Francesca Rudkin: My warning after having my credit card stolen

Author
Newstalk ZB,
Publish Date
Sun, 20 Jun 2021, 12:48PM
(Photo / Getty Images)
(Photo / Getty Images)

Francesca Rudkin: My warning after having my credit card stolen

Author
Newstalk ZB,
Publish Date
Sun, 20 Jun 2021, 12:48PM

So, it’s been a weird week.

Last Saturday someone stole our garden wheelie bin from the curbside.

It can’t have been an easy heist. It was a very full bin, a very heavy bin, and a bin filled with sharp prickly bougainvillaea cuttings. It will have been a bummer to empty – so perhaps there’s a touch of karma there.

As far as theft goes - other than my intrigue as to exactly how the crime played out and who drove the getaway car - it’s not really worth getting upset about is it? People lose much more valuable things than a full garden bin.

The garden bin collection company didn’t bat an eyelid. They kindly delivered a new bin at the beginning of the week. I am curious to know though if hidden bin theft is a thing? Is there a wave of green bin theft out there?

On Monday I experienced another first. And another theft. This time, it was my credit card.

I’m going to make an admission here. I was an early adopter of internet shopping. I embraced the convenience of shopping online without any real thought for the risks and I’ve never had a problem.

And may have been a little dismissive of other people’s cautionary tales.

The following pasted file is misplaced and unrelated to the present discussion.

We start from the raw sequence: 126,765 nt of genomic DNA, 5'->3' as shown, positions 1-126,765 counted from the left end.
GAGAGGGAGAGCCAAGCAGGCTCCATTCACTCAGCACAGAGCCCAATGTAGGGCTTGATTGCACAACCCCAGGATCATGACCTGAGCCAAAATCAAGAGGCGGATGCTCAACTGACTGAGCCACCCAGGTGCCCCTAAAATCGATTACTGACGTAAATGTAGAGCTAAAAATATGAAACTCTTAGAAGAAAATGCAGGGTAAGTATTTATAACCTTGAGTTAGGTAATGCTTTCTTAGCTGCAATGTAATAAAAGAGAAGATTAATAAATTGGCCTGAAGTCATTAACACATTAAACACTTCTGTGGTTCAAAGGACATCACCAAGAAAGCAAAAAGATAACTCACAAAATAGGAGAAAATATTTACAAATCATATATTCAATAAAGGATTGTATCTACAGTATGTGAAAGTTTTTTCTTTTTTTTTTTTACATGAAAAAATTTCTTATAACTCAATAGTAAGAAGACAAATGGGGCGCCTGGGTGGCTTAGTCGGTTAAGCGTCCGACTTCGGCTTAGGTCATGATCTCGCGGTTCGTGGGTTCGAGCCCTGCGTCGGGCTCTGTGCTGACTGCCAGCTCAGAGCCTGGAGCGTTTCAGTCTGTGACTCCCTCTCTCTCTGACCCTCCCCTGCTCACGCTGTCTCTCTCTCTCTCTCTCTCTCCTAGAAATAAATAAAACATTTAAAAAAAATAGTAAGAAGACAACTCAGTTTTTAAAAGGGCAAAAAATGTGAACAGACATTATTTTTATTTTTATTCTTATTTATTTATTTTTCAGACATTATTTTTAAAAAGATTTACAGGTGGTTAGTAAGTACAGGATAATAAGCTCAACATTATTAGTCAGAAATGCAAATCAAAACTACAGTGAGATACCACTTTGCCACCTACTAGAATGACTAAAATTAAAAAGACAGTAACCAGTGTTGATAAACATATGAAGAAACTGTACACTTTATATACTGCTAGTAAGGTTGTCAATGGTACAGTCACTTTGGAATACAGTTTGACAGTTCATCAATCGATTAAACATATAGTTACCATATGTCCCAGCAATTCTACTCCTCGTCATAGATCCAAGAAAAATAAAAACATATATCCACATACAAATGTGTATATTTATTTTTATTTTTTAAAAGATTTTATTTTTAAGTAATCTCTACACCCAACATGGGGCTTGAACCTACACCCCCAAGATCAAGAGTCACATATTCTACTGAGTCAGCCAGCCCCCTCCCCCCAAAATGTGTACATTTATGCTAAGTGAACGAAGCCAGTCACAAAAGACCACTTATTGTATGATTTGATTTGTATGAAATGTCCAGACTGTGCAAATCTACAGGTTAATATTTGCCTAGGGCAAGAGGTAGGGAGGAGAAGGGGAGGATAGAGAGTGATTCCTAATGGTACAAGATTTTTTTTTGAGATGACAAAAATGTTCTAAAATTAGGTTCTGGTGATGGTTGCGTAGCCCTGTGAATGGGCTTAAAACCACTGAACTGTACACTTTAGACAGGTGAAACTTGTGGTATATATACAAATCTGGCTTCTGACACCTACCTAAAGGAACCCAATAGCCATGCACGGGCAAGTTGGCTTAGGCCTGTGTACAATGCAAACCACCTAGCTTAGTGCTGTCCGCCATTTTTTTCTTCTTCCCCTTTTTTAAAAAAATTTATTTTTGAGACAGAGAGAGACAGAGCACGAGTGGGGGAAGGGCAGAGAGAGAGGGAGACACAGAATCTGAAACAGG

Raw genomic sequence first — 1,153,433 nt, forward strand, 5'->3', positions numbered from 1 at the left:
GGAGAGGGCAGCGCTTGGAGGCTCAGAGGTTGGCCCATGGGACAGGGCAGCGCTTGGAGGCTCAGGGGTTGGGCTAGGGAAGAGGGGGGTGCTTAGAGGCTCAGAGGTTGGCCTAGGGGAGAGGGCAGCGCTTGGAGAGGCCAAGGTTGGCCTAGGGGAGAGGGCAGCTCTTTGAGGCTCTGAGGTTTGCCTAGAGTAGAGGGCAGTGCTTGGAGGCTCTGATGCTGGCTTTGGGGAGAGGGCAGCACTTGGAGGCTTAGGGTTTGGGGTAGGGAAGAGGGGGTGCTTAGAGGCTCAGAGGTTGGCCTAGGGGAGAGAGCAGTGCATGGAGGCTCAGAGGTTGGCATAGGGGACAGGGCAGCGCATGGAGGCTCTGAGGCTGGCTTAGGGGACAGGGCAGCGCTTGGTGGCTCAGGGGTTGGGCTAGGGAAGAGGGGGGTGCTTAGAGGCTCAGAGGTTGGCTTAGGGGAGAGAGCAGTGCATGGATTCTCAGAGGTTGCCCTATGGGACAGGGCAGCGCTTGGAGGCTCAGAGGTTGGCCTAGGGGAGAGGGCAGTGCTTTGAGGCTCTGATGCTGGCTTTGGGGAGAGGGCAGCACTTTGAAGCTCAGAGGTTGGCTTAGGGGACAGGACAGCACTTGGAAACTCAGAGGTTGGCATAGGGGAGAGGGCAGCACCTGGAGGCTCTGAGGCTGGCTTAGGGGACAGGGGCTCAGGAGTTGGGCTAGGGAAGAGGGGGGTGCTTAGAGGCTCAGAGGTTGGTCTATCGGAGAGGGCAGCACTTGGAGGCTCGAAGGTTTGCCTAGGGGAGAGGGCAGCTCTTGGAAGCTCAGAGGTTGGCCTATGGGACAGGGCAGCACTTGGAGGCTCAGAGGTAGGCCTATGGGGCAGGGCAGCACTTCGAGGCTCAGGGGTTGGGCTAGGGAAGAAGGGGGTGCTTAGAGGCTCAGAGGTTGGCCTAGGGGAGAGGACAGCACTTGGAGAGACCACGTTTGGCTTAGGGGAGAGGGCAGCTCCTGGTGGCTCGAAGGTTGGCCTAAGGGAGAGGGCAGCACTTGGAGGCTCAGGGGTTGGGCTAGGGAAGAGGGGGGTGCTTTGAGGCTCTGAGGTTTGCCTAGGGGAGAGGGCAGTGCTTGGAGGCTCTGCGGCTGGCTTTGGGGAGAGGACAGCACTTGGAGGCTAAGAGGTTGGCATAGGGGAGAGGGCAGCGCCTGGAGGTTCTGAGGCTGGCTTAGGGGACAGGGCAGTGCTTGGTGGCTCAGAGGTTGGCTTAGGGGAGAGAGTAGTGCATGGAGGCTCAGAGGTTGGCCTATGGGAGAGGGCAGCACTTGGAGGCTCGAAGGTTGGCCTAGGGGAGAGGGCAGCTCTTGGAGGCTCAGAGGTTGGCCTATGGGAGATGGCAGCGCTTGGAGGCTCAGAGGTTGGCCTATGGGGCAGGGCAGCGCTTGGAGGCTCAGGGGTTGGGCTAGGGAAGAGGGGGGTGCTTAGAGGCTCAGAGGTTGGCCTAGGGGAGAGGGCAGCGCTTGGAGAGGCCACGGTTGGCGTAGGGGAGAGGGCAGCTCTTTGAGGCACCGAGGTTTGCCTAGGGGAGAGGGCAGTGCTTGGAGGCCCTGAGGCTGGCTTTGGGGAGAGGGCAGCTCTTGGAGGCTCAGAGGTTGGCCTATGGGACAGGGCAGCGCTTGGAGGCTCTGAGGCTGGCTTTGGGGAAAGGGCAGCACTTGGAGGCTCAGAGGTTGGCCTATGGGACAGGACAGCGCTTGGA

But on Monday someone brought a Dyson vacuum cleaner on my credit card – a card which was sitting safely in my wallet. Thankfully I noticed the purchase only a couple of hours after it was made.

I was pretty sure no one in my family had used the card to make the purchase. If my partner had made the purchase I’d be worried he’d received a head knock and was suffering from concussion, and a glance at my kid’s bedrooms will tell you they’re not about to shout themselves a Dyson either.

And so began an interesting week of cancelling the card. Waiting for the payment to complete the pending phase – which seemed like the perfect opportunity to cancel the transaction, so I still don’t quite understand why credit card providers and banks can’t sort that out – and lodging a dispute.

I now wait for up to 30 days for the bank to investigate, and once complete, I’ve been told they won’t share any information with me.

I’ll probably never know how my card details were stolen, and there’s a good chance no one will found responsible. All I can hope for is to get my money back.

The bank presumes my details will be taken from an online payment. It happens often, the gentleman at the end of the bank’s lost or stolen cards line told me. “There is nothing you could have done” and “You’ve done nothing wrong” he kept telling me.

And he’s right. I do all the things you should – keep the card safe, never email my card details or share passwords, use reputable websites, keep an eye on scams, use face recognition, sign in etc.

These are all the kinds of things you’ll find on a ‘Tips to Prevent Credit Card Fraud List’, which we can all just google.

It seems that having your credit card details stolen can come down to just bad luck.

So, consider this another cautionary tale from someone who took a ‘it won’t happen to me’ approach. Keep an eye on your credit card statements!